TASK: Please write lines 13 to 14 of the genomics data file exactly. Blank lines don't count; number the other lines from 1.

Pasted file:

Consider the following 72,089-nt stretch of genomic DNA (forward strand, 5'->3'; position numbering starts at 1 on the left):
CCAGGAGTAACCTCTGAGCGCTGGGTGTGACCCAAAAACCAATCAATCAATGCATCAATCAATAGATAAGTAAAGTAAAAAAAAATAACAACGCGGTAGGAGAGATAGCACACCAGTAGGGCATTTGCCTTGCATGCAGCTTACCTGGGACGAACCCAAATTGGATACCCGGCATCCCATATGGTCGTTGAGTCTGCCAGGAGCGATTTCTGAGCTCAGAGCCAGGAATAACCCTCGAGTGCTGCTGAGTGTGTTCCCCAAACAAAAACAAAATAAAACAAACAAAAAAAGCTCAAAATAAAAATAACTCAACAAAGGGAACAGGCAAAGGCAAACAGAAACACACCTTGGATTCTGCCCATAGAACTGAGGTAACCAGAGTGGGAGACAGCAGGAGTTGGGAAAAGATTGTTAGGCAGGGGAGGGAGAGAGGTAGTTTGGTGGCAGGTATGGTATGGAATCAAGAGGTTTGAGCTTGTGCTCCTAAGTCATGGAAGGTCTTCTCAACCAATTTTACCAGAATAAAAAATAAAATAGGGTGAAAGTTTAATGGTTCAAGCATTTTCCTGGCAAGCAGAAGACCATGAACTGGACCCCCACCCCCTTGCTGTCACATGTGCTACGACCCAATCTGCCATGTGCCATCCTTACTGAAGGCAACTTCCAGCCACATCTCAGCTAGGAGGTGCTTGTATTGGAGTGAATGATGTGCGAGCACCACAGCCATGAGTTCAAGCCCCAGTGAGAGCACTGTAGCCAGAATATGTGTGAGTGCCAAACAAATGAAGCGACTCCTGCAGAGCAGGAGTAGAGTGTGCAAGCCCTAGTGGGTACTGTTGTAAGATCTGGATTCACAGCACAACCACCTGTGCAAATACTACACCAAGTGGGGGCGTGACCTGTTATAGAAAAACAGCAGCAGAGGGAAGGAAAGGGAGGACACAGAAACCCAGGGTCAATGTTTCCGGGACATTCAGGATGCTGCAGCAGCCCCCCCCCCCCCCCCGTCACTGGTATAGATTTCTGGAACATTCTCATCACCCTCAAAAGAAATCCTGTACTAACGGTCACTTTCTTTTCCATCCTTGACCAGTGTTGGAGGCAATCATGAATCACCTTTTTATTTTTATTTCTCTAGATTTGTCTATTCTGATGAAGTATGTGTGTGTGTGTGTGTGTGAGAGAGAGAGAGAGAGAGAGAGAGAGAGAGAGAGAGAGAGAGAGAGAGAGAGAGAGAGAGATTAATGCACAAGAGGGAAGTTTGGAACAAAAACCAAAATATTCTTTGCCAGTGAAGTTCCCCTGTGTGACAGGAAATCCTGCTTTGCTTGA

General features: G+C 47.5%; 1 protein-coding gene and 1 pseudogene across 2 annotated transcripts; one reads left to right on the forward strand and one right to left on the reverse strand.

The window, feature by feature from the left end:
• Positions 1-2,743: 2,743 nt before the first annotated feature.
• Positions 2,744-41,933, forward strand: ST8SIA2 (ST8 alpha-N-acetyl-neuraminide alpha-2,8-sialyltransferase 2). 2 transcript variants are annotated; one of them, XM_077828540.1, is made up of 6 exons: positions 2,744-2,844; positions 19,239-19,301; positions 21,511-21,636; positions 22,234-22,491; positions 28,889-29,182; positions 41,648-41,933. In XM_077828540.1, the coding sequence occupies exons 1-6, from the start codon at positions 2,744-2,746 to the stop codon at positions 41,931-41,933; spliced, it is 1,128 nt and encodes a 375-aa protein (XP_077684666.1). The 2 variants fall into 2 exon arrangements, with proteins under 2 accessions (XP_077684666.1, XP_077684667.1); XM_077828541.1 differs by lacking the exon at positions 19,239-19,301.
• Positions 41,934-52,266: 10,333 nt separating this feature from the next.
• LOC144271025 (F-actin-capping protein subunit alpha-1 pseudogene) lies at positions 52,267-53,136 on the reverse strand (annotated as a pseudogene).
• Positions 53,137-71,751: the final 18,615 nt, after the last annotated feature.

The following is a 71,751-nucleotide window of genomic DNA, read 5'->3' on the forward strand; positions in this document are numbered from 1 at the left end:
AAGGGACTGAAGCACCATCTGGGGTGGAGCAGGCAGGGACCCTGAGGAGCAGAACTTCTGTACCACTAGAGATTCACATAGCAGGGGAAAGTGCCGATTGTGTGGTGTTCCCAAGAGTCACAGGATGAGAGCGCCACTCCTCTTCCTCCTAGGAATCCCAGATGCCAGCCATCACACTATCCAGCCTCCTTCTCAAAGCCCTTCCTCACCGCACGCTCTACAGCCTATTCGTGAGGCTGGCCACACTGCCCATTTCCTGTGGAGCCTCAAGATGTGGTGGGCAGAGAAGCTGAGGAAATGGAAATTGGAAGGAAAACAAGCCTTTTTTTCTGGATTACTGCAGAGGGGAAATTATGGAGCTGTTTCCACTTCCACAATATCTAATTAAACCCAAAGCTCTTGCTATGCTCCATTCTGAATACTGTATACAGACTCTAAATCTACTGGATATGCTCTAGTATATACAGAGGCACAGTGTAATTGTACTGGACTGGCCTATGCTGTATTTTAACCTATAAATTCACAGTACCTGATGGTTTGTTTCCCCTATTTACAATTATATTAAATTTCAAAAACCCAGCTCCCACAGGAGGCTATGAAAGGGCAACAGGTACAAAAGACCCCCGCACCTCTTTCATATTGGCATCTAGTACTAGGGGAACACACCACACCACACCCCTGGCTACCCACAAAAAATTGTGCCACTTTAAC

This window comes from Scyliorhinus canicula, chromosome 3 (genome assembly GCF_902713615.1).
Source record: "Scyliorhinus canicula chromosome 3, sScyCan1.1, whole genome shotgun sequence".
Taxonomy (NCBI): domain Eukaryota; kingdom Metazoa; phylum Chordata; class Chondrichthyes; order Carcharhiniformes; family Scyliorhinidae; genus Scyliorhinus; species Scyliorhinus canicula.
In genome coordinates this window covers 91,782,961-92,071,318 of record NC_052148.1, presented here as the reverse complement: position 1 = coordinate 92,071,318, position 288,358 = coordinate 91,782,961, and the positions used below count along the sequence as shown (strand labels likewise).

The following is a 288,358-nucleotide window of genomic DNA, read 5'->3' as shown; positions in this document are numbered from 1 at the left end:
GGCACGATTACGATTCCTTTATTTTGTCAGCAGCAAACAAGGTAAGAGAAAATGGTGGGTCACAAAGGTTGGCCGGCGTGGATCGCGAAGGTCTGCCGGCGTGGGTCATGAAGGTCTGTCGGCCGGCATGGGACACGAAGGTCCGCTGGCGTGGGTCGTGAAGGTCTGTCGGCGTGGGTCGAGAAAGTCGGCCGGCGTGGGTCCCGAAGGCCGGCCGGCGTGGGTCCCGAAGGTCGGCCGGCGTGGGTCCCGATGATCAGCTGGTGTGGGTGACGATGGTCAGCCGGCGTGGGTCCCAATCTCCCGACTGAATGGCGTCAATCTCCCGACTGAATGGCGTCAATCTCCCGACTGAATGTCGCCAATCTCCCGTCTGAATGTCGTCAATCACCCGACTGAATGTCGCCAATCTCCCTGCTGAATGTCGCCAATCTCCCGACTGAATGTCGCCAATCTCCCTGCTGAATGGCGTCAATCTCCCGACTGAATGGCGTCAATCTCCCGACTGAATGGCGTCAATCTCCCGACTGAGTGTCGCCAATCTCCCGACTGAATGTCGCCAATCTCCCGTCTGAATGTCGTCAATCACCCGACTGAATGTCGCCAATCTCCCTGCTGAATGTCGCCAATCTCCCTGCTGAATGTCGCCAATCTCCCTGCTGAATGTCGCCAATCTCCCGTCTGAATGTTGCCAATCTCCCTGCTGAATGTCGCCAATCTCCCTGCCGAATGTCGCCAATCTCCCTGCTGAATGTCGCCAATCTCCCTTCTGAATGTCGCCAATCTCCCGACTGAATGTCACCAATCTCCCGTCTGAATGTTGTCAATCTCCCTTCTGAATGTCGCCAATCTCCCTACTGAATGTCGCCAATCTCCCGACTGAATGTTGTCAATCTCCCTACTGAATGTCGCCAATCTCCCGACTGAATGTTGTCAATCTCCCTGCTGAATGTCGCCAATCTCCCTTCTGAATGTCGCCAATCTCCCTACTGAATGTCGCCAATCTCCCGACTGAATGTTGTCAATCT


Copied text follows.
Source record: "Scyliorhinus canicula chromosome 3, sScyCan1.1, whole genome shotgun sequence".
Taxonomy (NCBI): domain Eukaryota; kingdom Metazoa; phylum Chordata; class Chondrichthyes; order Carcharhiniformes; family Scyliorhinidae; genus Scyliorhinus; species Scyliorhinus canicula.